What Should We Do with Our Brain?
Hence there is a thin line between the organization of the nervous system and the political and social organization that both conditions and is conditioned by human experience. Looking carefully at contemporary neuroscience, it is hard not to notice that the new way of talking about the brain mirrors the management discourse of the neo-liberal capitalist world in which we now live, with its talk of decentralization, networks, and flexibility. Consciously or unconsciously, science cannot but echo the world in which it takes place.
In the neo-liberal world, "plasticity" can be equated with "flexibility"-a term that has become a buzzword in economics and management theory. The plastic brain would thus represent just another style of power, which, although less centralized, is still a means of control.
In this book, Catherine Malabou develops a second, more radical meaning for plasticity. Not only does plasticity allow our brains to adapt to existing circumstances, it opens a margin of freedom to intervene, to change those very circumstances. Such an understanding opens up a newly transformative aspect of the neurosciences.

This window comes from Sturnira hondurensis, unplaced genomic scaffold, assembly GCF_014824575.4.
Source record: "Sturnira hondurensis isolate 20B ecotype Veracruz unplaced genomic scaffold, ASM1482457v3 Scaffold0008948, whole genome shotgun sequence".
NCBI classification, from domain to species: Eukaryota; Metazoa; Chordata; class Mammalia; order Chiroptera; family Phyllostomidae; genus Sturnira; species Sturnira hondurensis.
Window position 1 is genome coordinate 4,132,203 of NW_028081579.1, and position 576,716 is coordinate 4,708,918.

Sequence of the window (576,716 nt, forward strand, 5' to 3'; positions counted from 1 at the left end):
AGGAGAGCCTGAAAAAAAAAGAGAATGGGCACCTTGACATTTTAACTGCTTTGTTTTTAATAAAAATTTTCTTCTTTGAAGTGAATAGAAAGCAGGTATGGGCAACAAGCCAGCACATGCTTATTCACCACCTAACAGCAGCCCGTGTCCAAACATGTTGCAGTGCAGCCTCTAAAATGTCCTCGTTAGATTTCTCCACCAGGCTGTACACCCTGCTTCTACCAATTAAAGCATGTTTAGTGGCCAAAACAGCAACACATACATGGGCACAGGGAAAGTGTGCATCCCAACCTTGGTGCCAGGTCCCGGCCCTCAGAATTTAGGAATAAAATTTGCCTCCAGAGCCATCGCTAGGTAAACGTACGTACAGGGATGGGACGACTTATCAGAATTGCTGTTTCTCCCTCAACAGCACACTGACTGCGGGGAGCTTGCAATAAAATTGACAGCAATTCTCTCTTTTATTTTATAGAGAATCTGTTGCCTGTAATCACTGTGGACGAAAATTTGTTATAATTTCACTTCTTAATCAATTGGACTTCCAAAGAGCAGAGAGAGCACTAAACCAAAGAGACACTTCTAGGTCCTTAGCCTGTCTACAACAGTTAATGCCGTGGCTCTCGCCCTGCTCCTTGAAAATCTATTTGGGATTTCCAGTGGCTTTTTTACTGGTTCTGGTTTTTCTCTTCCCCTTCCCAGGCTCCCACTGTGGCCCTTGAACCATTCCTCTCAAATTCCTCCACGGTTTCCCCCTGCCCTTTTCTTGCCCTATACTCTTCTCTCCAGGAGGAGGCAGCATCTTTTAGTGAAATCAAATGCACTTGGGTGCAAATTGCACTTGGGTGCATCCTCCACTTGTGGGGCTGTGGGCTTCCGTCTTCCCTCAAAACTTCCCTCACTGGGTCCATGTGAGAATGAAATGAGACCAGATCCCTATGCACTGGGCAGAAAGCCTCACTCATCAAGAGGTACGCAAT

In insisting on this proximity between the neurosciences and the social sciences, Malabou applies to the brain Marx's well-known phrase about history: people make their own brains, but they do not know it. This book is a summons to such knowledge.
- Paperback | 120 pages
- 140 x 210 x 8.89mm | 149.69g
- 15 Oct 2008
- Fordham University Press
- New York, United States
Other books in this series
01 Jan 2001
01 Dec 2020
01 Oct 2012
"The mind is a mirror; a projector; a computer; an economy; it is a self-creating ecology, a wheat field blown by a correspondent breeze. Catherine Malabou appreciates the power of a fast-branching metaphor, but she also knows that we are the ones who possess the minds that make the metaphors. Malabou, instead of offering yet another application of research on the brain to yet another sub-discipline, offers a perspective. Instead of rigid determinism, she looks at plasticity, the ability of brains to adapt, to sculpt forms, to embody history, but also to undo past formations, at times explosively. Instead of finding reasons to go on mindlessly accumulating, connecting, and distributing, Malabou hints at what history might become if we are able, as a society, to step back from our necessary but flawed metaphors and become conscious of the brain. -- -Joseph Tabbi * author of Cognitive Fictions *
About Catherine Malabou
His most recent book in English is Motor Cognition: What Actions Tell the Self.